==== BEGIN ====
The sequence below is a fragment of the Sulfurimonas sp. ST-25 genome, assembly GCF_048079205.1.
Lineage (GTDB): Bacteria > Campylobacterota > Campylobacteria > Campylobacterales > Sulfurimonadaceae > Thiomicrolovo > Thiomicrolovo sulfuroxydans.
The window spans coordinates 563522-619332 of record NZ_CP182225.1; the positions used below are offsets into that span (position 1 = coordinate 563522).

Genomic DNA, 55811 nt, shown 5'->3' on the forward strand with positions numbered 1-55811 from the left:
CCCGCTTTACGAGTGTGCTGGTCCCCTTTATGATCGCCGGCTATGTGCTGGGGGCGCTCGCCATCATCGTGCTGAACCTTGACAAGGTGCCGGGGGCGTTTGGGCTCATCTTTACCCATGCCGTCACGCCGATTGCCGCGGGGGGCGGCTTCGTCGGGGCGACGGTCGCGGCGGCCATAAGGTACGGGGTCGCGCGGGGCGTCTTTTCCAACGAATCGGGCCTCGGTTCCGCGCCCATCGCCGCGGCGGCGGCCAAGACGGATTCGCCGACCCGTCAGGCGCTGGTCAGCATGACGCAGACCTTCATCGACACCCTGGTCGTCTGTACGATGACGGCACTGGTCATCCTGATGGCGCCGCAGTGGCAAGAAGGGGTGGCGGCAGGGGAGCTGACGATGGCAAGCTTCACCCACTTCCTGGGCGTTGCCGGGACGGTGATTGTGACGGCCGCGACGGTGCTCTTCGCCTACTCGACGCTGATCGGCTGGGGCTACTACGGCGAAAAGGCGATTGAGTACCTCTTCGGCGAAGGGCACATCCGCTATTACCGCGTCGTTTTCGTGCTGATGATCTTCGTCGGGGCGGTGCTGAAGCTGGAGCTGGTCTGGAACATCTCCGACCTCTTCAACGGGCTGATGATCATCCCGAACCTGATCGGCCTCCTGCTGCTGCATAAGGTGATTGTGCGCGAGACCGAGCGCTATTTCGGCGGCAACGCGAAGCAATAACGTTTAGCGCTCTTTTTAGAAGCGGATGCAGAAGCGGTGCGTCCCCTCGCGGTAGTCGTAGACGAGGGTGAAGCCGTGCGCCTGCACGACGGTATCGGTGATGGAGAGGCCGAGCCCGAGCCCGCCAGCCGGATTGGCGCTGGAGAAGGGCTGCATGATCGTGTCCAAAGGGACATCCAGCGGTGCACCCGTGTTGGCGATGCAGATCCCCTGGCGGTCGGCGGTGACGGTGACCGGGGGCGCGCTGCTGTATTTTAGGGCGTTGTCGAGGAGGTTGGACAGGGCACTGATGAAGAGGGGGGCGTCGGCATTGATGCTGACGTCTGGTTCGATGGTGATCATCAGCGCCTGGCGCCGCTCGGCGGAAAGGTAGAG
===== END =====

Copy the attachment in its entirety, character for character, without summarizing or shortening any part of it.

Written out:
The sequence below is a fragment of the Sulfurimonas sp. ST-25 genome, assembly GCF_048079205.1.
Lineage (GTDB): Bacteria > Campylobacterota > Campylobacteria > Campylobacterales > Sulfurimonadaceae > Thiomicrolovo > Thiomicrolovo sulfuroxydans.
The window spans coordinates 563522-619332 of record NZ_CP182225.1; the positions used below are offsets into that span (position 1 = coordinate 563522).

Genomic DNA, 55811 nt, shown 5'->3' on the forward strand with positions numbered 1-55811 from the left:
CCCGCTTTACGAGTGTGCTGGTCCCCTTTATGATCGCCGGCTATGTGCTGGGGGCGCTCGCCATCATCGTGCTGAACCTTGACAAGGTGCCGGGGGCGTTTGGGCTCATCTTTACCCATGCCGTCACGCCGATTGCCGCGGGGGGCGGCTTCGTCGGGGCGACGGTCGCGGCGGCCATAAGGTACGGGGTCGCGCGGGGCGTCTTTTCCAACGAATCGGGCCTCGGTTCCGCGCCCATCGCCGCGGCGGCGGCCAAGACGGATTCGCCGACCCGTCAGGCGCTGGTCAGCATGACGCAGACCTTCATCGACACCCTGGTCGTCTGTACGATGACGGCACTGGTCATCCTGATGGCGCCGCAGTGGCAAGAAGGGGTGGCGGCAGGGGAGCTGACGATGGCAAGCTTCACCCACTTCCTGGGCGTTGCCGGGACGGTGATTGTGACGGCCGCGACGGTGCTCTTCGCCTACTCGACGCTGATCGGCTGGGGCTACTACGGCGAAAAGGCGATTGAGTACCTCTTCGGCGAAGGGCACATCCGCTATTACCGCGTCGTTTTCGTGCTGATGATCTTCGTCGGGGCGGTGCTGAAGCTGGAGCTGGTCTGGAACATCTCCGACCTCTTCAACGGGCTGATGATCATCCCGAACCTGATCGGCCTCCTGCTGCTGCATAAGGTGATTGTGCGCGAGACCGAGCGCTATTTCGGCGGCAACGCGAAGCAATAACGTTTAGCGCTCTTTTTAGAAGCGGATGCAGAAGCGGTGCGTCCCCTCGCGGTAGTCGTAGACGAGGGTGAAGCCGTGCGCCTGCACGACGGTATCGGTGATGGAGAGGCCGAGCCCGAGCCCGCCAGCCGGATTGGCGCTGGAGAAGGGCTGCATGATCGTGTCCAAAGGGACATCCAGCGGTGCACCCGTGTTGGCGATGCAGATCCCCTGGCGGTCGGCGGTGACGGTGACCGGGGGCGCGCTGCTGTATTTTAGGGCGTTGTCGAGGAGGTTGGACAGGGCACTGATGAAGAGGGGGGCGTCGGCATTGATGCTGACGTCTGGTTCGATGGTGATCATCAGCGCCTGGCGCCGCTCGGCGGAAAGGTAGAG